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April 8, 2011
The Clipboard
Most Improved Player

by Dan Feldman and Sebastian Pruiti

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The NBA's Most Improved Player award often goes to someone whose points per game increased significantly from the previous year. It seems all other factors are secondary.

It often seems the only players who receive credit for improving are those who fill a larger role and thrive in it. Granted, those players deserve recognition.

But we wanted to showcase a different type of improvement.

From last season to this season, no player's points per scoring attempt increased more than Daequan Cook's.* Cook has gone from scoring 0.84 points per scoring attempt last season (351st) to 1.22 points per scoring attempt this season (21st).

*All figures in this post use a minimum of 100 scoring attempts.

The Heat traded Cook to the Thunder last summer, and he's thriving in Oklahoma City unlike he ever did in Miami. Here are Cook's points per scoring attempt each of his four NBA seasons. His years with the Heat are red, and his year with the Thunder is blue. The Y axis is set to the league minimum and maximum this season.

Cook is actually shooting a career-low 80 percent from the free-throw line, so Oklahoma City is clearly using him better between the lines than Miami did.

Cook spotted up, his most common play type, on 35 percent of his possessions used with the Heat last season, according to Synergy Sports Technology. But the Heat also had him working off ball screens frequently. Cook handled the ball on the pick-and-roll in 22 percent of his total possessions used last year. This really hurt Cook's productivity and efficiency, because Cook used ball screens very poorly.

When Cook used ball screens, he scored 0.645 points per possession, which ranked 182nd in the NBA. He shot poorly (25.5 percent) and the ball over a lot (11.3 percent of possessions). It's obvious Cook was simply uncomfortable using ball screens:

Here, Cook comes off the screen and just looks uncomfortable as he pulls up for his shot. Adding to the difficulty is the defender in his face as he pulls up.

On this play, you also see Cook's inability to make a decision when coming off the ball screen. Making quick decisions in that situation is essential. Cook doesn't know whether to pass or shoot, and it leads to the turnover.

The Thunder took the pick-and-roll out of Cook's game, as he has been the pick-and-roll ball handler on just four possessions that end in a pick-and-roll the entire season. So what has the Thunder done with all of those extra possessions? Let him spot-up even more--51 percent of his possessions used this season.

The results have been phenomenal for Cook, who has scored 1.177 points per possession (on 41.8 percent shooting) when spotting up, good for 38th in the NBA. Cook often spots up in the corner and reads the defense as the Thunder run a pick-and-roll on the top:

Here, Cook stands in the corner while Eric Maynor uses a ball screen. Cook reads his defender, who dives in to help on the pick-and-roll. When that happens, Cook slides to the open area, gets the pass and knocks down the jumper.

In particular, Oklahoma City has Cook spotting up almost exclusively behind the three-point arc. A higher percentage of his shots are three-pointers than they ever were in Miami.

His seasons in Miami are red, and his season in Oklahoma City is blue. The Y axis is set to the league minimum and maximum this season.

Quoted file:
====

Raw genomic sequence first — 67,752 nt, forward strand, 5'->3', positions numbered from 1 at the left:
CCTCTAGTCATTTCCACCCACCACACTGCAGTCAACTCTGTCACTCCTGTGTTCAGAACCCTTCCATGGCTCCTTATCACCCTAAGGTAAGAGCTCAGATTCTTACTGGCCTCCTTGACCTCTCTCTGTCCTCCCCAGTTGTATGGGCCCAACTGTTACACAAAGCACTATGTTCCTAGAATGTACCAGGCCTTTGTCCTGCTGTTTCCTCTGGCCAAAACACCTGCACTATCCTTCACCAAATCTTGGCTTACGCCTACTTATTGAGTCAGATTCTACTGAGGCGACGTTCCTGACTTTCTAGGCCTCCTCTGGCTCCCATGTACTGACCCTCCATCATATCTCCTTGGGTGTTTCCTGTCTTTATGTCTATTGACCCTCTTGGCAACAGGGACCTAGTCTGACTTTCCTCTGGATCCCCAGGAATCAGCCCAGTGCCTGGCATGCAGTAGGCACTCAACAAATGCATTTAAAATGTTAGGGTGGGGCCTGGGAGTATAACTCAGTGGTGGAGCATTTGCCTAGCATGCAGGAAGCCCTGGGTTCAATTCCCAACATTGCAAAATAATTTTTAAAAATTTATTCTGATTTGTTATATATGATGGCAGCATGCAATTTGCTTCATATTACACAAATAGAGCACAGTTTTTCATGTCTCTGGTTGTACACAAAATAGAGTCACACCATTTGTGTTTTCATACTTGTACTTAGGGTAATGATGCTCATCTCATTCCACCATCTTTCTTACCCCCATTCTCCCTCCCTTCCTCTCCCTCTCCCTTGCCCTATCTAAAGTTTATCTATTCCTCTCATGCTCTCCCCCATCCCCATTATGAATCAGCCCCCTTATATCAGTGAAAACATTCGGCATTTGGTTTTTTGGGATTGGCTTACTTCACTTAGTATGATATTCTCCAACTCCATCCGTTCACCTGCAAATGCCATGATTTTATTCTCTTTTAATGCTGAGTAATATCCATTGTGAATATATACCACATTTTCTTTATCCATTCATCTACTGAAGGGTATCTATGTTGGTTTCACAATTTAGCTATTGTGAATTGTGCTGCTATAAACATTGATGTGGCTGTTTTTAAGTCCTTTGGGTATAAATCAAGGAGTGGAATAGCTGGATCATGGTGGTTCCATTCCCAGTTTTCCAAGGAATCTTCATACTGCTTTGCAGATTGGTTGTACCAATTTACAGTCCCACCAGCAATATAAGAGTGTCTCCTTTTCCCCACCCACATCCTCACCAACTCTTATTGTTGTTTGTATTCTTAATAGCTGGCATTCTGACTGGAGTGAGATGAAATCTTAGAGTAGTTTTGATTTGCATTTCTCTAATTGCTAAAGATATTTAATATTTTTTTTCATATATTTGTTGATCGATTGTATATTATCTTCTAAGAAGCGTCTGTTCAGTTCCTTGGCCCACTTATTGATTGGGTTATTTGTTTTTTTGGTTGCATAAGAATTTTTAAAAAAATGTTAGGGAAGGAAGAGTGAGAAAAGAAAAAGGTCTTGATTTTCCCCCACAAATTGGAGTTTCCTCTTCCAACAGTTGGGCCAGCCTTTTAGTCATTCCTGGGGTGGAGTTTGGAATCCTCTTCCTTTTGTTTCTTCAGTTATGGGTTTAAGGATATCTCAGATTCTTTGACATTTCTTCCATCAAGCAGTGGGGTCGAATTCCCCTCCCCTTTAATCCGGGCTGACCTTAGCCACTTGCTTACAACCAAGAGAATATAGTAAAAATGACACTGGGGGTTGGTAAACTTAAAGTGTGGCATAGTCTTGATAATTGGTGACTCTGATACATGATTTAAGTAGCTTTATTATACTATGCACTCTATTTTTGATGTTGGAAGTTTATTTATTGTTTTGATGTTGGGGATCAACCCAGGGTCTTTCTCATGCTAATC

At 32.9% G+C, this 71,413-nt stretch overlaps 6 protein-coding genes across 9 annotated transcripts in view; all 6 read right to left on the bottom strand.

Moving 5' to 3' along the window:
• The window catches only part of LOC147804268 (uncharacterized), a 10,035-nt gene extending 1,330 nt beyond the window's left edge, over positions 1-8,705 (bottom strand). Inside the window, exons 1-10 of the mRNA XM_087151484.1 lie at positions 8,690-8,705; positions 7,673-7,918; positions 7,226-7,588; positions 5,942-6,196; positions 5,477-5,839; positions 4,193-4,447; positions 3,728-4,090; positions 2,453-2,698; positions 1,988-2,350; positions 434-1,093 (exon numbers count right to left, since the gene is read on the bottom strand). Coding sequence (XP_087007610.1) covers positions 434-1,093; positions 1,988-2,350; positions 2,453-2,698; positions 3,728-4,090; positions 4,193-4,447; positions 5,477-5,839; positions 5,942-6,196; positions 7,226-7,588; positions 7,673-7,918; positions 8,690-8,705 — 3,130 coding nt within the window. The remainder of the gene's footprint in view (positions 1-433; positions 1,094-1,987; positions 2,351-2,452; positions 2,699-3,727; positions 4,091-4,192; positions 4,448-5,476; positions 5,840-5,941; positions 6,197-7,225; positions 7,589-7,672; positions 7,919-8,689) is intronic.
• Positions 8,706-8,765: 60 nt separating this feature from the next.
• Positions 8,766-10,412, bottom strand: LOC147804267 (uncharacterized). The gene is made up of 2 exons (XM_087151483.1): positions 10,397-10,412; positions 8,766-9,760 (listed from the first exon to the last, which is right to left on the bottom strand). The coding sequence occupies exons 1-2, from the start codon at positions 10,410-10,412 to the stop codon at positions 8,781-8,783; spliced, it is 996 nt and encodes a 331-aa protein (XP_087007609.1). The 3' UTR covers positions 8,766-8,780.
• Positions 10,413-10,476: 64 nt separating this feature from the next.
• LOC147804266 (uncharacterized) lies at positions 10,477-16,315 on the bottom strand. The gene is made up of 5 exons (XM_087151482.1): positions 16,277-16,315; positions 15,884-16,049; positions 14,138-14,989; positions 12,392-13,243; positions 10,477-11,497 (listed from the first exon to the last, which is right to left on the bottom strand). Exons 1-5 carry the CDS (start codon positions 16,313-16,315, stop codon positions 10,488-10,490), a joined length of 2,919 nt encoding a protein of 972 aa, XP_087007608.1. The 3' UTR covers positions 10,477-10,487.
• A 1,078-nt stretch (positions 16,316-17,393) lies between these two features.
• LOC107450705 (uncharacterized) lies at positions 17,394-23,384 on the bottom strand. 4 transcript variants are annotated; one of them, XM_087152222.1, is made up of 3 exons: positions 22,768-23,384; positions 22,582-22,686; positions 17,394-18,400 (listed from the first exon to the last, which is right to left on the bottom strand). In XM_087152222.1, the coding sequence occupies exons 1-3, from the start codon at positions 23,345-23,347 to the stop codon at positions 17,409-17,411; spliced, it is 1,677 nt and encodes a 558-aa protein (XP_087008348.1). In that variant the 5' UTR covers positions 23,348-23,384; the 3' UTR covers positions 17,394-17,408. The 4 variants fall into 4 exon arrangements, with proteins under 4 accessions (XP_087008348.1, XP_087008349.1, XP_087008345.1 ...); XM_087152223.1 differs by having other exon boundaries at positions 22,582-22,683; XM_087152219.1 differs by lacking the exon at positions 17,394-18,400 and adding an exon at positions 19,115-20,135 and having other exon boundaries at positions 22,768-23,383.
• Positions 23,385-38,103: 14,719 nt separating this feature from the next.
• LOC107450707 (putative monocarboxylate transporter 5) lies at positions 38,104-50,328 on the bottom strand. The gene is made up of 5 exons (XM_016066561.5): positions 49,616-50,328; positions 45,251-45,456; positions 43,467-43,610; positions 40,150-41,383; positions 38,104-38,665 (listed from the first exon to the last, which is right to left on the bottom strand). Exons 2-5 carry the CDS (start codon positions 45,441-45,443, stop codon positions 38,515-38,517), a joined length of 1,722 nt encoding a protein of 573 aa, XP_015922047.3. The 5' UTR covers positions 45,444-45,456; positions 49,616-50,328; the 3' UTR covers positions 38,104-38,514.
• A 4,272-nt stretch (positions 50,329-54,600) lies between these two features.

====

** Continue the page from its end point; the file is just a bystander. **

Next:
Cook has even become one of the NBA's leaders in percentage of total shots taken behind the arc:

In addition to spotting up, the Thunder has used Cook in transition more than the Heat did. That's mostly due to increased opportunities, because the Thunder rank 13th in pace this year and the Heat ranked 28th last year. But Cook has been good on the fastbreak, too.

Transition is Cook's second-most-used play type this year (15.3 percent of his total possessions). On the break, Cook's role becomes apparent, as he trails the breaking offense on the left side and waits for the basketball behind the three-point arc:

Here, Cook trails the play while Maynor pushes the basketball up the court. Cook appears to be taking it easy, but he's smartly staying back. When Maynor picks up his dribble, he finds Cook wide open on the wing. Cook makes the catch, takes the shot and knocks it down.

If you didn't notice, Maynor assisted Cook in each of the previous two clips. That's par for the course.

It definitely would have been logical to guess Cook has benefited in Oklahoma City mainly from the attention Kevin Durant and Russell Westbrook draw from opposing defenses, but that's not really the case. Maynor has had more to do with Cook's success, partly because he plays more with Cook than Durant or Westbrook do:

Cook has posted a career-high three-point percentage (40.8) and a career-high field-goal percentage (42.2) this season because of his role.

As you saw in the previous clips, Oklahoma City uses Cook as a shooter, putting him in the corner and letting him just catch and shoot off pick-and-rolls. Miami didn't really have a plan for Cook, and he got his shots whenever they came. As a shooter, not knowing when you're getting the basketball affects you mentally. Credit the Thunder coaching staff for identifying what Cook can do well and getting the most from him.

It's funny, in their more-turbulent-than-expected season, the Heat could probably use a player like Cook.

Dan Feldman is an author of Basketball Prospectus. You can contact Dan by clicking here or click here to see Dan's other articles.
Sebastian Pruiti is an author of Basketball Prospectus. You can contact Sebastian by clicking here or click here to see Sebastian's other articles.

3 comments have been left for this article.

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